New York Times, Associated Press report $1.2 billion in fines for ‘disseminating false and misleading information’

New York (AP) – New York’s top newspaper has apologized to a Pulitzer Prize-winning investigative reporter and the Associated Press for what it called “unprecedented” media pressure to remove an article from its website critical of a Russian-backed military intervention in Ukraine.

The Times and AP said on Thursday they were investigating a complaint from an online user alleging that an article by investigative reporter David Cornwell about the Russia-backed coup in Ukraine that ousted the elected government was published without her permission, violating an agreement between the two organizations.

Cornwell, a Pulitzer prize-winning reporter for the Times, was among the reporters who published an investigation into the coup and its aftermath.

Cornfield said in an interview with The Associated Press on Thursday that he was not aware of any violation of the terms of the agreement, and that he had contacted the AP to express his concern about the issue.

The complaint, which Cornwell shared with The Times on Thursday, said that the Times published an article that said that a group of Russian military officers and operatives were present in the Crimean peninsula.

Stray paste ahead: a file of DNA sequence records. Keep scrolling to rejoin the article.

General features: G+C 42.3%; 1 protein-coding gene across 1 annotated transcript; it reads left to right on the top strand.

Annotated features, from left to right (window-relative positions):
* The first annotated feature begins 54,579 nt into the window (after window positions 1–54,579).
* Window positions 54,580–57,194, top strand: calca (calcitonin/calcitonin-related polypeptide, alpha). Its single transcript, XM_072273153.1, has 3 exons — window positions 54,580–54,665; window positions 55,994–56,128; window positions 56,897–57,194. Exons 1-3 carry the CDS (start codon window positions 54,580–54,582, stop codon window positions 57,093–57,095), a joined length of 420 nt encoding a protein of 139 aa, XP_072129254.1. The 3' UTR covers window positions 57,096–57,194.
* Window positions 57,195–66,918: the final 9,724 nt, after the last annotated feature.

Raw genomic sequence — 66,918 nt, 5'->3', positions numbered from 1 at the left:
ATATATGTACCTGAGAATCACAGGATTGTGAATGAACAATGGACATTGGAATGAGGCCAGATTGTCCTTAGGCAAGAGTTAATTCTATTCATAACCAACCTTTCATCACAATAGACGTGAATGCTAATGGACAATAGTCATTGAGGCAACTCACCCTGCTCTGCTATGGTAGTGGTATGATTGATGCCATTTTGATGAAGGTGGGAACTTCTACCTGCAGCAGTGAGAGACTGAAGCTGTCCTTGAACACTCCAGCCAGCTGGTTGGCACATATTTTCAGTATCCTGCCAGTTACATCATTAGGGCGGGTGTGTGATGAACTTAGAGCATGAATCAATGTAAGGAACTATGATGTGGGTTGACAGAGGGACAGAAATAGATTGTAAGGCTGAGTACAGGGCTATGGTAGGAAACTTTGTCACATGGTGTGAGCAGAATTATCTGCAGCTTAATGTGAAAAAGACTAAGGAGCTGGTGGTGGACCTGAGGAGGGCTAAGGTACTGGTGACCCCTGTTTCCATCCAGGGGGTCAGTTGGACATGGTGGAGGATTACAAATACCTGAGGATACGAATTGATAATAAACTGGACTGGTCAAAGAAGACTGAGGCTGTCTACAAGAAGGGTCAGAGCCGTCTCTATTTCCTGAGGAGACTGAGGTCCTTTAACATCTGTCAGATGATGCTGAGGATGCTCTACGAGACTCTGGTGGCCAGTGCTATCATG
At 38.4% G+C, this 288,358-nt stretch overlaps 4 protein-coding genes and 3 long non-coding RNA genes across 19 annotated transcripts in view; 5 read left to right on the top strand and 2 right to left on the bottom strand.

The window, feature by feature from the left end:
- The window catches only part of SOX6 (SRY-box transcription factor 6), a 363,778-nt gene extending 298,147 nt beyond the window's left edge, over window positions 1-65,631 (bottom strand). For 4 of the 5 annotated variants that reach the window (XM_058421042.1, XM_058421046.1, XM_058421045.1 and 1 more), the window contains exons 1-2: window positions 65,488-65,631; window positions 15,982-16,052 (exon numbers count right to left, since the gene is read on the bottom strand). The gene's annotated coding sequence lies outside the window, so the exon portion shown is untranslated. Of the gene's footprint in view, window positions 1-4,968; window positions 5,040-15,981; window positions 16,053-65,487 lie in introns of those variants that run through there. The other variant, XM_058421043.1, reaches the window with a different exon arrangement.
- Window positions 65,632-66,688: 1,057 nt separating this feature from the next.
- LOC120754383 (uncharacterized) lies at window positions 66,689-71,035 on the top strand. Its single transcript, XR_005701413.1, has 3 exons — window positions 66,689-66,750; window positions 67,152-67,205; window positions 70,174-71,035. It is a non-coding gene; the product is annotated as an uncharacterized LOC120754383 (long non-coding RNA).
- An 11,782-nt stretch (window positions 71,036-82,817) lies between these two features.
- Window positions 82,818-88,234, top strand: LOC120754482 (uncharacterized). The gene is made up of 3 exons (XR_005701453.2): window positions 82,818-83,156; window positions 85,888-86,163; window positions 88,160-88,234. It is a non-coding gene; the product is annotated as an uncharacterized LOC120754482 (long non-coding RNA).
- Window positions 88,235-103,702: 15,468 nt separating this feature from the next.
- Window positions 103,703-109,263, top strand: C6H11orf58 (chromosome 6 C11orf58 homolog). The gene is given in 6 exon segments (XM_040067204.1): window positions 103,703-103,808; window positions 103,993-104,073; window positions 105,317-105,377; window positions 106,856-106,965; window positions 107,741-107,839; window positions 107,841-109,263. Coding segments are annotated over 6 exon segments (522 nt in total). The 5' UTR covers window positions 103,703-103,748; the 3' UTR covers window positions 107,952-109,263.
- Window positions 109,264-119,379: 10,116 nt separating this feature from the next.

Cornwell’s article, which was published on Feb. 12, said the group had been photographed in Crimea and was in charge of overseeing the takeover of the region.

The article also said the men were photographed wearing badges bearing the Russian Federation flag.

The Times said it had removed the article, but the AP said it was investigating the matter.

“In light of the serious allegations made in the complaint, we have decided to take the matter into our editorial board,” the newspaper said in a statement.

The statement said the Times had agreed to the agreement with the AP, which is part of the United States government, that it would provide any information or assistance it requested to the government investigating the coup.

It said it did not know if the agreement had been violated.

The Associated Press is owned by News Corp., a unit of News Corp. of Australia.

News Corp. did not immediately respond to a request for comment on Thursday.